I hope that my fellow students (and former students) have had professors on that better end of this spectrum. For now, I’ll just have to hope that those end-of-semester evaluations are given their due considerations…

Categories: College Survival Guide Tags:

October 5th, 2012 1 comment

I’ve come to use LaTeX extensively for typesetting my Mathematics homework. It just makes things so beautiful. And like the XHTML/CSS split, it really does encourage strong separation of content from presentation. One of the things I first hated about it though, is that I grew quickly tired of using \left and \right with brackets, parentheses, or anything that needed to be automatically be sized to its content.

And, as any good engineering student might, I sought to encourage my own laziness by finding a clever shortcut. After a few minutes of searching Google, I came across the DeclarePairedDelimiter command in the mathtools package. Its usage is fairly self-explanatory, as I’ll let the following demonstrate.

\usepackage{mathtools}

Then you can create your own paired delimiters with the DeclarePairedDelimiter command:

\DeclarePairedDelimiter{\abs}{\lvert}{\rvert} \DeclarePairedDelimiter{\norm}{\lVert}{\rVert} \DeclarePairedDelimiter{\innerproduct}{\langle}{\rangle}

Finally, you can use these new commands in math mode to more easily group your expression. (Append an asterisk to make LaTeX automatically insert the necessary \left and \right commands when you need the delimiters to resize according to their content.)

If $$a \lt 0$$ and $$b \gt 0$$, then $$\abs{a} = -a$$, and so $$\abs*{\frac{a}{b}} = -\frac{a}{b}$$.
The norm of a vector $$v$$, denoted $$\norm{v}$$, is defined by $$\norm{v} = \sqrt{\innerproduct{v,v}}$$.

As a nice bonus, it increases readability of the LaTeX source tremendously, since it gives those grouped expressions some semantic name rather than just being a bunch of formatting. For instance with the above delimiters, \left\lvert \frac{a}{b} \right\rvert is more to type, and a lot less obviously an absolute value, than the simpler \abs*{\frac{a}{b}}.

Happy hacking!

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## An Open Letter to Ken Ham (And: Thank You, Bill Nye)

(I don’t normally post rants like this, but every so often I come upon something so frustrating to refrain from doing otherwise. Apologies for the tone.)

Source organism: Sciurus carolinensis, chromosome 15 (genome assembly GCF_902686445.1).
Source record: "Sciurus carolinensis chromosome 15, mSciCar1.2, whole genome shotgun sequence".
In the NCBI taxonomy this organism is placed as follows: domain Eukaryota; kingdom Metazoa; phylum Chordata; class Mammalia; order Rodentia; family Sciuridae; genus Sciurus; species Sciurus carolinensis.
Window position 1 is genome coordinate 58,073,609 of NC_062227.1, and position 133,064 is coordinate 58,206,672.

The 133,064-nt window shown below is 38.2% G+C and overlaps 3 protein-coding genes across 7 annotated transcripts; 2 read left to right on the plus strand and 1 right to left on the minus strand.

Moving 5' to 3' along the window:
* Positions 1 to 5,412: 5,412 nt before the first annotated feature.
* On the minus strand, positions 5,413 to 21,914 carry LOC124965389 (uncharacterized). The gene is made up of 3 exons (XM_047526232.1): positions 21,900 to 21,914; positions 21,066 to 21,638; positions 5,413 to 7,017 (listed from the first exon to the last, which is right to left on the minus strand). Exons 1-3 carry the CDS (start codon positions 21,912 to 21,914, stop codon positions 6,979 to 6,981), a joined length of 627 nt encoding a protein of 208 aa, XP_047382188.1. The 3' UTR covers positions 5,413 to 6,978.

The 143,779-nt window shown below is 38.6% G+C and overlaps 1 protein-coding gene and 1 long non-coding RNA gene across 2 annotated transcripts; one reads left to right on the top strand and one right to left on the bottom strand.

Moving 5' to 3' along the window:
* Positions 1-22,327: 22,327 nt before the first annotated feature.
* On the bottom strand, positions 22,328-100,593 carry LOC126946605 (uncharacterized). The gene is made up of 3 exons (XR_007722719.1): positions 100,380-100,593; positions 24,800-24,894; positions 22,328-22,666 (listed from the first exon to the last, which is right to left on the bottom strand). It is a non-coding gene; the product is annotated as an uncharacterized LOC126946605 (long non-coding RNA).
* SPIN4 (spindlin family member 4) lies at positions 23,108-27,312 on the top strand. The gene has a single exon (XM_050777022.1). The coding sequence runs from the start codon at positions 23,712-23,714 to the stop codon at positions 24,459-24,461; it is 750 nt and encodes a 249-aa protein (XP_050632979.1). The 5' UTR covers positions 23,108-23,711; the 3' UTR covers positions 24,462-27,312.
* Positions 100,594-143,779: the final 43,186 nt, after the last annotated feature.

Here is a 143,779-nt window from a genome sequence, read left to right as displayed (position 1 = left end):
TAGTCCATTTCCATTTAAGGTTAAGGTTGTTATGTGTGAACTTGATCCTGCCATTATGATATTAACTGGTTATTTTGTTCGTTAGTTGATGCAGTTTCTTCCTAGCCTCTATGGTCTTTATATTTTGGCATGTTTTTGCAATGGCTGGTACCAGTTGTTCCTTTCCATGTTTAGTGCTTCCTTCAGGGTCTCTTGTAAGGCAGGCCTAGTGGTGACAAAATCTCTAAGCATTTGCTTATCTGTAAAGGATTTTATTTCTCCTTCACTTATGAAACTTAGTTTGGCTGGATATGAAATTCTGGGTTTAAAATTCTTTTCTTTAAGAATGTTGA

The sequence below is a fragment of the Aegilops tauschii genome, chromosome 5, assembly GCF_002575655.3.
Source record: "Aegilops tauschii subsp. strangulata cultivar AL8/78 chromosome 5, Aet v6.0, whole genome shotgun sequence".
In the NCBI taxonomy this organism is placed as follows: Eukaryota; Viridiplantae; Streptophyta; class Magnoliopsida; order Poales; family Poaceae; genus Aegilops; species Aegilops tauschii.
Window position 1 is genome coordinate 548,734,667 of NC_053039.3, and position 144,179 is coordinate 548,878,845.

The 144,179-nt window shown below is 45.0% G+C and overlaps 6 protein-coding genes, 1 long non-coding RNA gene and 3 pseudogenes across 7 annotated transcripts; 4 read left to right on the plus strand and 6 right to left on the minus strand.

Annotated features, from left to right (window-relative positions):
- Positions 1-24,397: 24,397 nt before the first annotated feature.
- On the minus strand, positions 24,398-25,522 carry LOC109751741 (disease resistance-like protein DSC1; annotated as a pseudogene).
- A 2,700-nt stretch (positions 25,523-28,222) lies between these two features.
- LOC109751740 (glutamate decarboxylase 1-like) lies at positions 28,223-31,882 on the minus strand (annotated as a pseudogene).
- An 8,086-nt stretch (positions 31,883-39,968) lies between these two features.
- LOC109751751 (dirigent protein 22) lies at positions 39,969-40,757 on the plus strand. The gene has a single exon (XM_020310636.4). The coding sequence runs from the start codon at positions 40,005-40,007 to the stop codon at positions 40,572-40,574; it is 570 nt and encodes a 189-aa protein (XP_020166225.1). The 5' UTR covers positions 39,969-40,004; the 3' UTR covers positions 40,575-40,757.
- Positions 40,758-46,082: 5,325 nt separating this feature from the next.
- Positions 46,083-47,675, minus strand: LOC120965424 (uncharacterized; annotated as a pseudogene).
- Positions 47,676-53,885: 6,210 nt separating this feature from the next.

This is an open letter to Mr. Ken Ham, and a response to his YouTube video, “Ken Ham Responds to Bill Nye ‘The Humanist Guy’“, since comments are disabled there. Time indices with the quotations are approximate, and mark the end of that quotation in the aforementioned video.

Mr. Ham:

Before I even respond to the video content itself, I want to address one tiny issue: Comments are not enabled on your video. Why would this be? I believe that this is due to the fact that you KNOW in your heart that what you’re saying is neither sensible nor rational; and you simply want to prevent people from flaming you or posting any form of rebuttal to you as a reply. Well, thank goodness people like me have websites where we can post just about anything we want (within legal limits, of course). And here is my rebuttal to you, good sir: YOU ARE AN IMBECILE. Now, let’s examine the content of your video, and I’ll explain to you why I feel this way.

“In fact, Bill Nye doesn’t really understand science.” (0:57, 2:39, 2:42)

Things like this are stated multiple times throughout your video. And I must admit, I am a bit speechless. I don’t even know where to properly begin responding to that. Let me get this straight, then: Someone who doesn’t understand science could earn a Bachelor of Science degree (emphasis mine) from a private, well-reputed, and highly-accredited Ivy-League university? Someone who doesn’t understand science can develop a hydraulic pressure resonance supressor that’s still used in 747s today? Someone who doesn’t understand science can host his own TV show specifically teaching science to a young audience? Someone who doesn’t understand science can make a sundial that also helps with camera color calibration for the Mars probes? Look at Bill Nye’s record through academia and his professional career. OF COURSE that man understands science. He is a scientist. He lives it every day!